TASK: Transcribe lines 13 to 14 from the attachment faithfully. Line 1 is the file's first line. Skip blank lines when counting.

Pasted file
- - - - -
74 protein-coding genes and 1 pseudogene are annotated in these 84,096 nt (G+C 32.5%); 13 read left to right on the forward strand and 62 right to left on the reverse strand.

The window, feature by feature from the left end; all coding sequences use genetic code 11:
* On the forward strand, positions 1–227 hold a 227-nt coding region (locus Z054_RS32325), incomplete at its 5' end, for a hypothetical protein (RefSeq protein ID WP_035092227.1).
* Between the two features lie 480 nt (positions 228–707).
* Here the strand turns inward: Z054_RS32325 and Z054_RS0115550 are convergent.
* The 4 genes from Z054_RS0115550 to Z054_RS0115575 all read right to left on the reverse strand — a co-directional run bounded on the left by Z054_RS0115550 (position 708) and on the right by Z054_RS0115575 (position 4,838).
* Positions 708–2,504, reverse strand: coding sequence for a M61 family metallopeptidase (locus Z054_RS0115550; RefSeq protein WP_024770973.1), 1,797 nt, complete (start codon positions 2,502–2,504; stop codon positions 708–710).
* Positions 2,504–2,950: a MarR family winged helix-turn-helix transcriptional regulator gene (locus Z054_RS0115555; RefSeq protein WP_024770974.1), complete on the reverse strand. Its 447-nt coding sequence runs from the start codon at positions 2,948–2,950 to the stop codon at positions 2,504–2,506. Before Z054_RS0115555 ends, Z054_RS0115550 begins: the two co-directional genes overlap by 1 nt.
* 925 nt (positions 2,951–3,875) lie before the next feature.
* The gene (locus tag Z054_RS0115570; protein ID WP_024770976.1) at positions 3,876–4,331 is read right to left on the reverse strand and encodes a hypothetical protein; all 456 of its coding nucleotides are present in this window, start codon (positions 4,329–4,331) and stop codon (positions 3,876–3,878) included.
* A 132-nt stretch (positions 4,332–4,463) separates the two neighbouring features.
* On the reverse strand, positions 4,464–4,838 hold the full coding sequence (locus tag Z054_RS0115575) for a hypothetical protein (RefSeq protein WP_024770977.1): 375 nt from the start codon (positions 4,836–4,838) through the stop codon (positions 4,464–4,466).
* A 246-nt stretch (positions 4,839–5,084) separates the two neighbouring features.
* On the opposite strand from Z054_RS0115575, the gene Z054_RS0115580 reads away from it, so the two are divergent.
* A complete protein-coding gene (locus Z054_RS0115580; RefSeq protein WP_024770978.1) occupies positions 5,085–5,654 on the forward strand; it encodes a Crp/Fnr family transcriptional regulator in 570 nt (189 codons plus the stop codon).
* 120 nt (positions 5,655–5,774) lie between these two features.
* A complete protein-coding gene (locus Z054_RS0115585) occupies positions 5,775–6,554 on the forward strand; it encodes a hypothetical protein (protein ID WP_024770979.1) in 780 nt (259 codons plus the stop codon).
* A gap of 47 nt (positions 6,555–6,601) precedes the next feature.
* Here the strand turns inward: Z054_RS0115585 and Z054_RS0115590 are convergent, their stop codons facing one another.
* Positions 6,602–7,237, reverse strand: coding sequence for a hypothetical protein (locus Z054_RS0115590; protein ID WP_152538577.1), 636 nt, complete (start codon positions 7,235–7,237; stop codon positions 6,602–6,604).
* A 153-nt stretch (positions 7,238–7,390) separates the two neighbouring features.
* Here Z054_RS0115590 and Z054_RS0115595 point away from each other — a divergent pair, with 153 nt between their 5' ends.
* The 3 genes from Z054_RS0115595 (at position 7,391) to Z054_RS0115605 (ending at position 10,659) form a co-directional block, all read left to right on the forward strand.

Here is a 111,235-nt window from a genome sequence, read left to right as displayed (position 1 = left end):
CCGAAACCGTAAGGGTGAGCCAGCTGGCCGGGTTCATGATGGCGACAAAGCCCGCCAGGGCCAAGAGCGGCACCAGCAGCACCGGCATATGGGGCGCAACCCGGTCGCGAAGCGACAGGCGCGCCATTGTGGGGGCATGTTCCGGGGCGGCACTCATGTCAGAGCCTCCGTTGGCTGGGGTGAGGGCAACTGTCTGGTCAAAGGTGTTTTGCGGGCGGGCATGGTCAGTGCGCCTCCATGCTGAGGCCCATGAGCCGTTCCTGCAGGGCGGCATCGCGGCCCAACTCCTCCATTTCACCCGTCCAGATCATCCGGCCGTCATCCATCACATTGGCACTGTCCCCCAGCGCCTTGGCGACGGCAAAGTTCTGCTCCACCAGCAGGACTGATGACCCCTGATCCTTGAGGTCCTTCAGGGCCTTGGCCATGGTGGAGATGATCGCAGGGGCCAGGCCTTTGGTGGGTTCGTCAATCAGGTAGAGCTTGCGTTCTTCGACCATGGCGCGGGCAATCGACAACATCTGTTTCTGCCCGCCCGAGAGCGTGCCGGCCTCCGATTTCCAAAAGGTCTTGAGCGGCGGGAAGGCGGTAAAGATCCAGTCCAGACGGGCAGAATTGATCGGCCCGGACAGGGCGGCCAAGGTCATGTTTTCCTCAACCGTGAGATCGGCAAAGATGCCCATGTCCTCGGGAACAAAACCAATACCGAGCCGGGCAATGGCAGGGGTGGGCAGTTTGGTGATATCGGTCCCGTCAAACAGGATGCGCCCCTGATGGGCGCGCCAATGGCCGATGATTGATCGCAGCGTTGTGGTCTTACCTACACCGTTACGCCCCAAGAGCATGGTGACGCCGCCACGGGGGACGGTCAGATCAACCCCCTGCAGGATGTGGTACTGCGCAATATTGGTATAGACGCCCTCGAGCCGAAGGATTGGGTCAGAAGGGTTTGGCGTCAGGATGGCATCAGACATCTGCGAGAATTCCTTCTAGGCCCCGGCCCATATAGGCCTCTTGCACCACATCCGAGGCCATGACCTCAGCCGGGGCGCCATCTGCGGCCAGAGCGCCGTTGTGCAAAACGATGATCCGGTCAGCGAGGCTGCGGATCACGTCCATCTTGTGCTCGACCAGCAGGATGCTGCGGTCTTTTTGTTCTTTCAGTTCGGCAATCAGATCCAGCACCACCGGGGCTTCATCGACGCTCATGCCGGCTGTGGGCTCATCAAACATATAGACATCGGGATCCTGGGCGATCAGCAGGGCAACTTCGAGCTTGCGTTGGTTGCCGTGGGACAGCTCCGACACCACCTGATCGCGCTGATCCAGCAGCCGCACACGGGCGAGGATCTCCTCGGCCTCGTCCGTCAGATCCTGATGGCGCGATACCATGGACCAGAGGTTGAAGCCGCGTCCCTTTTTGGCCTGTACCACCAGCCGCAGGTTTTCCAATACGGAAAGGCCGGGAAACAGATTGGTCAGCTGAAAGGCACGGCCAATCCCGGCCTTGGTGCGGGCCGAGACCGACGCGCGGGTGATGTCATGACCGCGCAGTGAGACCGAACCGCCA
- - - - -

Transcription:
* A 246-nt stretch (positions 4,839–5,084) separates the two neighbouring features.
* On the opposite strand from Z054_RS0115575, the gene Z054_RS0115580 reads away from it, so the two are divergent.